This is how to use a function generator to test a circuit’s behavior:
- Power on the generator and select the desired output signal: square wave, sine wave or triangle wave.
- Connect the output leads to an oscilloscope to visualize the output signal and set its parameters using the amplitude and frequency controls.
- Attach the output leads of the function generator to the input of the circuit you wish to test.
- Attach the output of your circuit to a meter or oscilloscope to visualize the resulting change in signal.
A function generator, which is used for testing the response of circuits to commonplace input signals, produces various voltage patterns at different frequencies and amplitudes. You connect the function generator’s electrical leads to the ground and the signal input terminals to the device under test (DUT).
The majority of function generators enable you to pick the shape of the output from several options including square wave, in which the signal immediately goes from high to low voltage; sine wave, in which the signal curves from high to low voltage like a sinusoid; and triangle wave, in which the signal goes from high to low voltage at a fixed rate.
Advanced function generators — known as arbitrary waveform generators — use direct digital synthesis techniques to generate any waveform that can be described by a table of amplitudes. Some arbitrary waveform generators can also operate like an ordinary function generators and often include waveforms like square, sine, ramp, triangle, noise, and pulse as well as waveforms such as exponential rise and fall time, sinx/x, and cardiac.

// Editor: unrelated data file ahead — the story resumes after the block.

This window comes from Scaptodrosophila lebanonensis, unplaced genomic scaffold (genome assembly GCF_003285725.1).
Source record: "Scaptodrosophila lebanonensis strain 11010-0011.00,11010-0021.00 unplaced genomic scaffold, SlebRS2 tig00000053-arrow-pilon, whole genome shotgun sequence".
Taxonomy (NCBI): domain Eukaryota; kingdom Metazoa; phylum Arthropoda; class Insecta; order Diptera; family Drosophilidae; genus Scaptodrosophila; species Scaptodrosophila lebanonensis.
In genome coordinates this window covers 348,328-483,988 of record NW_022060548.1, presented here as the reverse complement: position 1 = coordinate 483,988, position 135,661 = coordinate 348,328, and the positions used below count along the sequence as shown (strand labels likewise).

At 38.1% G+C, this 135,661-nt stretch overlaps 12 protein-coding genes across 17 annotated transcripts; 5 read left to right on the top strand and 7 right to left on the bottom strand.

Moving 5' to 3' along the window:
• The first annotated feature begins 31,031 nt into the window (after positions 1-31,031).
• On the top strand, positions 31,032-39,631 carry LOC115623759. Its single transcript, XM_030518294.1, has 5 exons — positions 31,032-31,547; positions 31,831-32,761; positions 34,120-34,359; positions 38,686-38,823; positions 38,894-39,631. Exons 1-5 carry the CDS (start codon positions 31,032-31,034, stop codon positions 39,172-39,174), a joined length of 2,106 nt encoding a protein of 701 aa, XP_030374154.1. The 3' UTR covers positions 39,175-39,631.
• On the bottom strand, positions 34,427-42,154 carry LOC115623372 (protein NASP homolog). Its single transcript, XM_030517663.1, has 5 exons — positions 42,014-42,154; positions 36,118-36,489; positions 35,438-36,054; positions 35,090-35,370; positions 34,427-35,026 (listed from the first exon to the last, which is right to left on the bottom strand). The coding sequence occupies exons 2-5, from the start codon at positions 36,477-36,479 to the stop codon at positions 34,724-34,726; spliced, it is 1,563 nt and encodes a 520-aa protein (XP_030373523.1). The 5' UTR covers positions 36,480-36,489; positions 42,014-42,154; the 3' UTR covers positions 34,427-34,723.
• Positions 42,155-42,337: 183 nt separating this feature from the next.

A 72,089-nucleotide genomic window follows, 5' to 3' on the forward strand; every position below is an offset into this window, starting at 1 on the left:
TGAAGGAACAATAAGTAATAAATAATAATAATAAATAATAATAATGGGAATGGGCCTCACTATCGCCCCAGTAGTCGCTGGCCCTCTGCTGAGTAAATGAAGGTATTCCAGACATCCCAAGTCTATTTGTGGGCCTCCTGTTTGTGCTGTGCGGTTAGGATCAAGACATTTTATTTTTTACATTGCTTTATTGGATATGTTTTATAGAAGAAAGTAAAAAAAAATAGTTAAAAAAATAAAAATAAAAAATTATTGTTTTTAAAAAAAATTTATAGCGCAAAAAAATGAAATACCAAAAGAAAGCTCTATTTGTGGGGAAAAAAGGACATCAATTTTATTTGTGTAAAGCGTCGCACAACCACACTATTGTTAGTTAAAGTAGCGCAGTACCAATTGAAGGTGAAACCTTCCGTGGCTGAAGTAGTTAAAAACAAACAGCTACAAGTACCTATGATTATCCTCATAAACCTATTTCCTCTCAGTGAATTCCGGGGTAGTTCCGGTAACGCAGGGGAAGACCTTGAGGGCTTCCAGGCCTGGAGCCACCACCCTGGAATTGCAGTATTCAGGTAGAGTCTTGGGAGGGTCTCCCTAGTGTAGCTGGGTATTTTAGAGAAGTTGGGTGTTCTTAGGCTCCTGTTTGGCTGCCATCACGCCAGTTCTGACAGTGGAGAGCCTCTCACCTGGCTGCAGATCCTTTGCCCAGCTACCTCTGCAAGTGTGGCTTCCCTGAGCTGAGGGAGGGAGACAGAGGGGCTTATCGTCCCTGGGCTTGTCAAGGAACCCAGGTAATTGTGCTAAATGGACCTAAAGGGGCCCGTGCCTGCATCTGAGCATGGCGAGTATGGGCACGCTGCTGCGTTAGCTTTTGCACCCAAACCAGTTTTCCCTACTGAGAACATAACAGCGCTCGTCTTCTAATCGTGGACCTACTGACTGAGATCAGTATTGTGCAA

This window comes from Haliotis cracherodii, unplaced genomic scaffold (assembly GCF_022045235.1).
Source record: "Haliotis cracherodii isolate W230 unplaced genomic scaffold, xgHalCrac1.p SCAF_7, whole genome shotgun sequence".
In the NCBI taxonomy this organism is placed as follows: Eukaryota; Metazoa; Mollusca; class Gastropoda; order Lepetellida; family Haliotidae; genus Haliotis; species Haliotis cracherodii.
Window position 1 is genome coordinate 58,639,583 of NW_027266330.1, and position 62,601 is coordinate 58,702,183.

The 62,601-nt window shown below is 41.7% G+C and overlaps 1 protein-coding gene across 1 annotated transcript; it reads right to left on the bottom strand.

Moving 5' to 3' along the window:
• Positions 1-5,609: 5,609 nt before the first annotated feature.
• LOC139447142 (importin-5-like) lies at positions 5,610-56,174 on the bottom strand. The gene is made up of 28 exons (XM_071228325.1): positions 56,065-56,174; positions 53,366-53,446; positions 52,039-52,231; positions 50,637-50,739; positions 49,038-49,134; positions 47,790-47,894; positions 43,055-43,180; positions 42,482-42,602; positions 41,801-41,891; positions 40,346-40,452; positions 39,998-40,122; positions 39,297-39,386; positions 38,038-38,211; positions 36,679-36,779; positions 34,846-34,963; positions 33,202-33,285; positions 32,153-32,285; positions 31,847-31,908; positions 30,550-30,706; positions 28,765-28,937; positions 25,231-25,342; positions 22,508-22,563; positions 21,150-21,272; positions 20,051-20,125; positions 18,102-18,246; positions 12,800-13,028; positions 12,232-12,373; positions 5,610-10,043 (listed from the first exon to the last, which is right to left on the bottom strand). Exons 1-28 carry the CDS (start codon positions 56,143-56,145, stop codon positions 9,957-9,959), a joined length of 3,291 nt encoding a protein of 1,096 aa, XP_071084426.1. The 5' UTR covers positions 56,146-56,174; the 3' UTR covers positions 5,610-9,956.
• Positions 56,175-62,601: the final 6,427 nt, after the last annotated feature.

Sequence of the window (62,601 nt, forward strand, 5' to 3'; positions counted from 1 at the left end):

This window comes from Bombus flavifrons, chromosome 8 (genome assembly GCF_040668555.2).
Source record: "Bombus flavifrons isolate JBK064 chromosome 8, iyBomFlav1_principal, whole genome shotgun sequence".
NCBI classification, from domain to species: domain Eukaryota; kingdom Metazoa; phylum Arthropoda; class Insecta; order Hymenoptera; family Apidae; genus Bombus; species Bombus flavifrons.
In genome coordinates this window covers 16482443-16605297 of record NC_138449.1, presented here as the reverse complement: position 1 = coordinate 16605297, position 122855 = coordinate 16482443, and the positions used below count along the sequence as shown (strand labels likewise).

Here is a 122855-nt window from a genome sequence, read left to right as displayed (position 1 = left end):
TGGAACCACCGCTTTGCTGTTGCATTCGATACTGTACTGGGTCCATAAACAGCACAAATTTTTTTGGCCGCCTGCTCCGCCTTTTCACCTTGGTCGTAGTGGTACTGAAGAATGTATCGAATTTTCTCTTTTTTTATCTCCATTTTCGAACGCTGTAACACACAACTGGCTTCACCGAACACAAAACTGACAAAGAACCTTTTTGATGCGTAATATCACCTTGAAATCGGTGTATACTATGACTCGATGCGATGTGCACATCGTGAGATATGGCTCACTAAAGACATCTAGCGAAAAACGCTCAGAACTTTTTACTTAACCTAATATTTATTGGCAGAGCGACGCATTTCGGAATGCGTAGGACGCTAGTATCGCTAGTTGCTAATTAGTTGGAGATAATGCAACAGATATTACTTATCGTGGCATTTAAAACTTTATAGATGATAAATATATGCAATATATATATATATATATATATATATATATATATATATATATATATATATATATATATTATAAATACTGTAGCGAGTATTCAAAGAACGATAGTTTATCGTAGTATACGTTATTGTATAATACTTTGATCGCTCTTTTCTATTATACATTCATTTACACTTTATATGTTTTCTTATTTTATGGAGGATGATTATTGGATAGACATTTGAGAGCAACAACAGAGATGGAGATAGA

The function generator’s amplitude control changes the voltage difference between the output signal’s high and low voltage. Its direct current (DC) offset control changes the signal’s average voltage with regard to the ground. The function generator’s duty cycle is its ratio of high to low voltage time as it concerns square wave signals.
The function generator’s frequency control is used to manipulate the output signal’s rate of oscillation. On certain function generators the frequency control combines several different controls: one set of controls sets the frequency range, or order of magnitude, while the other selects the exact frequency. This enables the function generator to handle the dramatic variation in frequency scale required for signals.
You use a function generator by powering it on and configuring the output signal to your intended shape. This entails connecting the ground and signal leads to your oscilloscope to check the controls. Then you adjust the function generator until you get the appropriate signal and attach the function generator’s ground and signal leads to the device under test’s input and ground terminals. While attaching to ground will typically suffice, in some situations you may need to attach the function generator’s negative lead to the device’s negative input.